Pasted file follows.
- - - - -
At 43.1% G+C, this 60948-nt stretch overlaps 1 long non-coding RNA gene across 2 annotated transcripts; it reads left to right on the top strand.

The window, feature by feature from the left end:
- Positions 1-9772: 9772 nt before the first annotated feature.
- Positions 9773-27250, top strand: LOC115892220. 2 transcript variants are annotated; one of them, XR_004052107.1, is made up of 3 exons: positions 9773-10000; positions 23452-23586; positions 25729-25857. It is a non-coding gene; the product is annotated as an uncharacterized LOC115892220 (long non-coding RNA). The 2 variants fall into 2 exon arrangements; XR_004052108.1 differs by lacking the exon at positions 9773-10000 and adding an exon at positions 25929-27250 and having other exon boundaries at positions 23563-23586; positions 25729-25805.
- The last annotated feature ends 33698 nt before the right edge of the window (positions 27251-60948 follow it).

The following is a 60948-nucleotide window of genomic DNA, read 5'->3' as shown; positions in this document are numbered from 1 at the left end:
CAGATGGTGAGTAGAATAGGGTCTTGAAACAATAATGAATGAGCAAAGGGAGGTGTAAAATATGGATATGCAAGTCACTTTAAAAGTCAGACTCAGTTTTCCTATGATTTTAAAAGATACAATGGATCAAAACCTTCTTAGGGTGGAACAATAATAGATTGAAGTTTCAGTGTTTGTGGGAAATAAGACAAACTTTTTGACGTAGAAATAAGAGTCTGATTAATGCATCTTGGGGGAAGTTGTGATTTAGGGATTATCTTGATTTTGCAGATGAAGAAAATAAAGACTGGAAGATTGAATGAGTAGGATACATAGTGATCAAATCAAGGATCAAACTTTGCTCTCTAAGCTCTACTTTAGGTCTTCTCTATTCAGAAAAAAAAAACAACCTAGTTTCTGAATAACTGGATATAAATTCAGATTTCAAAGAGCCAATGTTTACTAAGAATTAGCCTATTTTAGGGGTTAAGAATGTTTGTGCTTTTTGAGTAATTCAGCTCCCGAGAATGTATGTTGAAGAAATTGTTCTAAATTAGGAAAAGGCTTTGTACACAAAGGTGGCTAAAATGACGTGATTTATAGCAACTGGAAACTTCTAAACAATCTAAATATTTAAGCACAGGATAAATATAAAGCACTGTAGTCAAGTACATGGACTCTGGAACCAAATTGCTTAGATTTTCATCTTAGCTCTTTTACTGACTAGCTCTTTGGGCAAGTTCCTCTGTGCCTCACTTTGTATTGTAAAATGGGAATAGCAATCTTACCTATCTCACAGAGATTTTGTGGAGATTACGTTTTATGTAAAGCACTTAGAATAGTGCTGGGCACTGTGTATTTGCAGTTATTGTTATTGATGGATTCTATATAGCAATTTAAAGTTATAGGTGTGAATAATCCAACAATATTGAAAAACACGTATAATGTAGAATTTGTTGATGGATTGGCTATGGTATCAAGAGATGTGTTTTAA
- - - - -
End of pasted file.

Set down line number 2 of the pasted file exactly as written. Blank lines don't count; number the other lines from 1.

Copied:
The window, feature by feature from the left end: